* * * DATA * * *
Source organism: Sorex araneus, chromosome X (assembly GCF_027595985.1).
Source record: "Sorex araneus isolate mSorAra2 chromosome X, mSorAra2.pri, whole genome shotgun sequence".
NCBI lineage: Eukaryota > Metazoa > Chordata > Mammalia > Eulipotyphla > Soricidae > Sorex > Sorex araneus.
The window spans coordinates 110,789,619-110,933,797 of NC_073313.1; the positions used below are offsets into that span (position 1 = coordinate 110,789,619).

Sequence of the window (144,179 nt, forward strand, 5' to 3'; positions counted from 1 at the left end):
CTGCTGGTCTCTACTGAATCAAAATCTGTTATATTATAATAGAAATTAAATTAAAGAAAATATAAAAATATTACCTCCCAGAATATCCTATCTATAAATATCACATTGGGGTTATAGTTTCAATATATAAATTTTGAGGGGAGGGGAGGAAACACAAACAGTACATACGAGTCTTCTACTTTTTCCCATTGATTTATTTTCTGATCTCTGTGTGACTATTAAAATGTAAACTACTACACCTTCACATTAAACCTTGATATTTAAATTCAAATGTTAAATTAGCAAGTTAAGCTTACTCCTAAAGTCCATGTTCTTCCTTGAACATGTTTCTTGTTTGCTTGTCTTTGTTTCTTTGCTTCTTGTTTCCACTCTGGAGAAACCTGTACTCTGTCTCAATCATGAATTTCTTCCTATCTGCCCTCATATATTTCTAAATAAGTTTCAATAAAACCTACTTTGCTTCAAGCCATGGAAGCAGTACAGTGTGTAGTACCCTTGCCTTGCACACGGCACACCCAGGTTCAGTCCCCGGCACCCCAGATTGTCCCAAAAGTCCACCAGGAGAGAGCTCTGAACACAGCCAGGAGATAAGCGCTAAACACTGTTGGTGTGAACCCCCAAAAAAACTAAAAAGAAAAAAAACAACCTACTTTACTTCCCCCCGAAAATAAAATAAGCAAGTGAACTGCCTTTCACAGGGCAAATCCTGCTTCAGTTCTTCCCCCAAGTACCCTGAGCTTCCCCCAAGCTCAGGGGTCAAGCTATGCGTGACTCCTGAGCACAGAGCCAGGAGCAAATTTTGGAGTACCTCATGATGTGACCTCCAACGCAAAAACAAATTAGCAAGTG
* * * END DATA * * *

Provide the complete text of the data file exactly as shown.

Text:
Source organism: Sorex araneus, chromosome X (assembly GCF_027595985.1).
Source record: "Sorex araneus isolate mSorAra2 chromosome X, mSorAra2.pri, whole genome shotgun sequence".
NCBI lineage: Eukaryota > Metazoa > Chordata > Mammalia > Eulipotyphla > Soricidae > Sorex > Sorex araneus.
The window spans coordinates 110,789,619-110,933,797 of NC_073313.1; the positions used below are offsets into that span (position 1 = coordinate 110,789,619).

Sequence of the window (144,179 nt, forward strand, 5' to 3'; positions counted from 1 at the left end):
CTGCTGGTCTCTACTGAATCAAAATCTGTTATATTATAATAGAAATTAAATTAAAGAAAATATAAAAATATTACCTCCCAGAATATCCTATCTATAAATATCACATTGGGGTTATAGTTTCAATATATAAATTTTGAGGGGAGGGGAGGAAACACAAACAGTACATACGAGTCTTCTACTTTTTCCCATTGATTTATTTTCTGATCTCTGTGTGACTATTAAAATGTAAACTACTACACCTTCACATTAAACCTTGATATTTAAATTCAAATGTTAAATTAGCAAGTTAAGCTTACTCCTAAAGTCCATGTTCTTCCTTGAACATGTTTCTTGTTTGCTTGTCTTTGTTTCTTTGCTTCTTGTTTCCACTCTGGAGAAACCTGTACTCTGTCTCAATCATGAATTTCTTCCTATCTGCCCTCATATATTTCTAAATAAGTTTCAATAAAACCTACTTTGCTTCAAGCCATGGAAGCAGTACAGTGTGTAGTACCCTTGCCTTGCACACGGCACACCCAGGTTCAGTCCCCGGCACCCCAGATTGTCCCAAAAGTCCACCAGGAGAGAGCTCTGAACACAGCCAGGAGATAAGCGCTAAACACTGTTGGTGTGAACCCCCAAAAAAACTAAAAAGAAAAAAAACAACCTACTTTACTTCCCCCCGAAAATAAAATAAGCAAGTGAACTGCCTTTCACAGGGCAAATCCTGCTTCAGTTCTTCCCCCAAGTACCCTGAGCTTCCCCCAAGCTCAGGGGTCAAGCTATGCGTGACTCCTGAGCACAGAGCCAGGAGCAAATTTTGGAGTACCTCATGATGTGACCTCCAACGCAAAAACAAATTAGCAAGTG